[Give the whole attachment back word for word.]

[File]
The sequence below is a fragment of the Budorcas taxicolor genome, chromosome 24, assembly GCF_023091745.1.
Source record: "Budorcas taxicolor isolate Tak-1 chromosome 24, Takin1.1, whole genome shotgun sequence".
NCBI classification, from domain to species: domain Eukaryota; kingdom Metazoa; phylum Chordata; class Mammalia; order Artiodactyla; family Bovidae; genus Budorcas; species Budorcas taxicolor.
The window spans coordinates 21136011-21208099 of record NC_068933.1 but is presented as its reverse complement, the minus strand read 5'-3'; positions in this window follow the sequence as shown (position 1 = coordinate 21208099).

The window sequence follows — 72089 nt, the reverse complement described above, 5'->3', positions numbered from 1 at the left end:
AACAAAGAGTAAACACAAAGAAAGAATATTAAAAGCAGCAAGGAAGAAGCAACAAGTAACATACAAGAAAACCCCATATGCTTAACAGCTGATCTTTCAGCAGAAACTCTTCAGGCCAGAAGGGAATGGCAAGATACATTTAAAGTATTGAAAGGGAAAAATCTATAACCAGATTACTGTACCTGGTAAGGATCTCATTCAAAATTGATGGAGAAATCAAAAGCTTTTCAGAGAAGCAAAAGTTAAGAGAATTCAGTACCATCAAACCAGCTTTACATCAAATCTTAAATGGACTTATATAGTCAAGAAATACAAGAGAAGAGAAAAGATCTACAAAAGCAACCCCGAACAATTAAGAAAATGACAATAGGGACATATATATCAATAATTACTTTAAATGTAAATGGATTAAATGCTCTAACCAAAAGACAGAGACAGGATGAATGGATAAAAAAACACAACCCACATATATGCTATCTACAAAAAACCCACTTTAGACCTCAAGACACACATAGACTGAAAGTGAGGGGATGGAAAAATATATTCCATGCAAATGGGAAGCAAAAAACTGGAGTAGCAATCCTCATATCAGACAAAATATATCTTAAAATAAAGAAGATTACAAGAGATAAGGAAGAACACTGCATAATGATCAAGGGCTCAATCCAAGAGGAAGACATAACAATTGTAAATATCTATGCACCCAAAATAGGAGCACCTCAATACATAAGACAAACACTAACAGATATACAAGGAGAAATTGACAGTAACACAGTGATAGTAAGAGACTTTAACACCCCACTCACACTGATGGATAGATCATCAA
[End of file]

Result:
The sequence below is a fragment of the Budorcas taxicolor genome, chromosome 24, assembly GCF_023091745.1.
Source record: "Budorcas taxicolor isolate Tak-1 chromosome 24, Takin1.1, whole genome shotgun sequence".
NCBI classification, from domain to species: domain Eukaryota; kingdom Metazoa; phylum Chordata; class Mammalia; order Artiodactyla; family Bovidae; genus Budorcas; species Budorcas taxicolor.
The window spans coordinates 21136011-21208099 of record NC_068933.1 but is presented as its reverse complement, the minus strand read 5'-3'; positions in this window follow the sequence as shown (position 1 = coordinate 21208099).

The window sequence follows — 72089 nt, the reverse complement described above, 5'->3', positions numbered from 1 at the left end:
AACAAAGAGTAAACACAAAGAAAGAATATTAAAAGCAGCAAGGAAGAAGCAACAAGTAACATACAAGAAAACCCCATATGCTTAACAGCTGATCTTTCAGCAGAAACTCTTCAGGCCAGAAGGGAATGGCAAGATACATTTAAAGTATTGAAAGGGAAAAATCTATAACCAGATTACTGTACCTGGTAAGGATCTCATTCAAAATTGATGGAGAAATCAAAAGCTTTTCAGAGAAGCAAAAGTTAAGAGAATTCAGTACCATCAAACCAGCTTTACATCAAATCTTAAATGGACTTATATAGTCAAGAAATACAAGAGAAGAGAAAAGATCTACAAAAGCAACCCCGAACAATTAAGAAAATGACAATAGGGACATATATATCAATAATTACTTTAAATGTAAATGGATTAAATGCTCTAACCAAAAGACAGAGACAGGATGAATGGATAAAAAAACACAACCCACATATATGCTATCTACAAAAAACCCACTTTAGACCTCAAGACACACATAGACTGAAAGTGAGGGGATGGAAAAATATATTCCATGCAAATGGGAAGCAAAAAACTGGAGTAGCAATCCTCATATCAGACAAAATATATCTTAAAATAAAGAAGATTACAAGAGATAAGGAAGAACACTGCATAATGATCAAGGGCTCAATCCAAGAGGAAGACATAACAATTGTAAATATCTATGCACCCAAAATAGGAGCACCTCAATACATAAGACAAACACTAACAGATATACAAGGAGAAATTGACAGTAACACAGTGATAGTAAGAGACTTTAACACCCCACTCACACTGATGGATAGATCATCAA